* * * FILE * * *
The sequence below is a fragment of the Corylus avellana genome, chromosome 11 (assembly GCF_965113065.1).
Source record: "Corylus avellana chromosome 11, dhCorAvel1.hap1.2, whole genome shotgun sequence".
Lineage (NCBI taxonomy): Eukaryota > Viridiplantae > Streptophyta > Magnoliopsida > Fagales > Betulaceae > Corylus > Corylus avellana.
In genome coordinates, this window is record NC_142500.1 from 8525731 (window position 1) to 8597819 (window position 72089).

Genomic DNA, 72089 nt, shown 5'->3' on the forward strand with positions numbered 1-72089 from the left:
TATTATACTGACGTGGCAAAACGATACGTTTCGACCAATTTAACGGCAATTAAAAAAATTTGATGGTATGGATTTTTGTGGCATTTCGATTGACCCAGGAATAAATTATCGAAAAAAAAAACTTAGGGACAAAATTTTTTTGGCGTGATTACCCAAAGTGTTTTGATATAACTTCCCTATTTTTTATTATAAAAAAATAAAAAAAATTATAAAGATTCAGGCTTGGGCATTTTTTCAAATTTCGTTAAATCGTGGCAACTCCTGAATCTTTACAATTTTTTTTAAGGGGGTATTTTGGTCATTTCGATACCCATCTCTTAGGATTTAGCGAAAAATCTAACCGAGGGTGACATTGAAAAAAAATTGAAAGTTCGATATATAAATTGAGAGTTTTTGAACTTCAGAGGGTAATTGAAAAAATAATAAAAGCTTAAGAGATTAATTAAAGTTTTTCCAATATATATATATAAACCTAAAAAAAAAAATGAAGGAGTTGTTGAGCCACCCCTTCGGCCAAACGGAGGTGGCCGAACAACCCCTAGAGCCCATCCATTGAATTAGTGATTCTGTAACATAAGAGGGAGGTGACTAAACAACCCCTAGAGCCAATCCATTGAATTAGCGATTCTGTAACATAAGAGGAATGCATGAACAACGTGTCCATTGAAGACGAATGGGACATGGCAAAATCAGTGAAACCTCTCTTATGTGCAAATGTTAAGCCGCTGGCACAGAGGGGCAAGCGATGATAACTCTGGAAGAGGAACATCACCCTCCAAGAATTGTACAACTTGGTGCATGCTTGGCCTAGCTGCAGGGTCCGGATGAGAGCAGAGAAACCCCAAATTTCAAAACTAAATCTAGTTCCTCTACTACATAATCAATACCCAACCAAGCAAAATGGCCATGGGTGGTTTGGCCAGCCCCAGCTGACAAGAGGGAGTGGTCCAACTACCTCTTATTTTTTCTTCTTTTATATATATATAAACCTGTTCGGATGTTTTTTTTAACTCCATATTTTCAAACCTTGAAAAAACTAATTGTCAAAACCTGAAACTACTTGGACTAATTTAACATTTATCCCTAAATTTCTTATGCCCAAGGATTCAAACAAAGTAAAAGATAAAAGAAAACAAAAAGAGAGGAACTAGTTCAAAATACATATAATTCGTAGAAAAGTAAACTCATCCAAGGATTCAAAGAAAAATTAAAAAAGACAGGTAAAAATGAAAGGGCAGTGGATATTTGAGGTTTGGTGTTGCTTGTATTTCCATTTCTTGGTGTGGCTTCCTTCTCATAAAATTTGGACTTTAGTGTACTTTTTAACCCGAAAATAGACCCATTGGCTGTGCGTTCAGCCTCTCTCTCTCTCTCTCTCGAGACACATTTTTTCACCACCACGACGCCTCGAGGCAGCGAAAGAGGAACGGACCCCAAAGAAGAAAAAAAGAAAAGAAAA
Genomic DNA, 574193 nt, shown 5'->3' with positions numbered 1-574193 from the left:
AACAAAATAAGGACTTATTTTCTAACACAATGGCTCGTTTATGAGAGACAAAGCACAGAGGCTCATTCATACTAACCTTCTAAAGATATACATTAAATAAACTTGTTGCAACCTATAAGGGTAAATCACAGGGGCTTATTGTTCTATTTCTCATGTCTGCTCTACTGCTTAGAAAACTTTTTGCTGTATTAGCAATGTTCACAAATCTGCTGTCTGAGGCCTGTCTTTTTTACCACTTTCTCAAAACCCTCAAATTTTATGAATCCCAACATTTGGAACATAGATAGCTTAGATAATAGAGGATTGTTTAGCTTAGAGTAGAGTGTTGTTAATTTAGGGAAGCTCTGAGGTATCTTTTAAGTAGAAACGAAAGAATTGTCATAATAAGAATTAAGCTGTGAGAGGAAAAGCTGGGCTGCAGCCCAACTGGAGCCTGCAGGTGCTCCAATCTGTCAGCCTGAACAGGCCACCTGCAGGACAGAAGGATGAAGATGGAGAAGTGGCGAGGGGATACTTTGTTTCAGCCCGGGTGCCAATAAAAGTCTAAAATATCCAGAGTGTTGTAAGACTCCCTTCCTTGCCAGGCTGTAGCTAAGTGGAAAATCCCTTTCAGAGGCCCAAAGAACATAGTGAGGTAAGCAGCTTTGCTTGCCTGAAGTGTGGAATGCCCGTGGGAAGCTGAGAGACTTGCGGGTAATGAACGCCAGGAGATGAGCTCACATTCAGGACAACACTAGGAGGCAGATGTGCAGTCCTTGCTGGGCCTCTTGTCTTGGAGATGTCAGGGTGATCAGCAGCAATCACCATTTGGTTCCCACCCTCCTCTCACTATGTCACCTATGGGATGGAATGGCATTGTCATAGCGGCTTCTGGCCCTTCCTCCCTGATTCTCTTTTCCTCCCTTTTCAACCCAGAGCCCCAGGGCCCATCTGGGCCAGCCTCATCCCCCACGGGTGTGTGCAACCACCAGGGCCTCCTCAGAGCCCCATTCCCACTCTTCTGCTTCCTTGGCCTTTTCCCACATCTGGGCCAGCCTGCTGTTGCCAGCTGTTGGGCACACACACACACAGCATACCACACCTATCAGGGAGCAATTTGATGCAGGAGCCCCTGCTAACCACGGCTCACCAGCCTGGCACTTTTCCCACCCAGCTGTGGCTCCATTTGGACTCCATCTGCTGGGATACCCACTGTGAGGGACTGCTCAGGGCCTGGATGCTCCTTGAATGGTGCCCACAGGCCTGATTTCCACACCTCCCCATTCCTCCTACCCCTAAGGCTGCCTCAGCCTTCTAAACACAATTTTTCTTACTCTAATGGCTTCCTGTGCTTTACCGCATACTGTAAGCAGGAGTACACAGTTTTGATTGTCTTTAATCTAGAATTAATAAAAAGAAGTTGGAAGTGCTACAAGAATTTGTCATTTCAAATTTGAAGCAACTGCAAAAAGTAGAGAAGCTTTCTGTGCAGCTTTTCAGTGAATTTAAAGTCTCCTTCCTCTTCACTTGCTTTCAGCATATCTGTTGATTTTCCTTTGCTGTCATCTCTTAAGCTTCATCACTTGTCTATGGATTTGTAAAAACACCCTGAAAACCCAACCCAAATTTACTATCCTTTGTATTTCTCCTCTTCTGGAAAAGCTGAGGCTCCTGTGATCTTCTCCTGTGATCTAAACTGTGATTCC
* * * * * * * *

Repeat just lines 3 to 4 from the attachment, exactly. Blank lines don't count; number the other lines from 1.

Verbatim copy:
Lineage (NCBI taxonomy): Eukaryota > Viridiplantae > Streptophyta > Magnoliopsida > Fagales > Betulaceae > Corylus > Corylus avellana.
In genome coordinates, this window is record NC_142500.1 from 8525731 (window position 1) to 8597819 (window position 72089).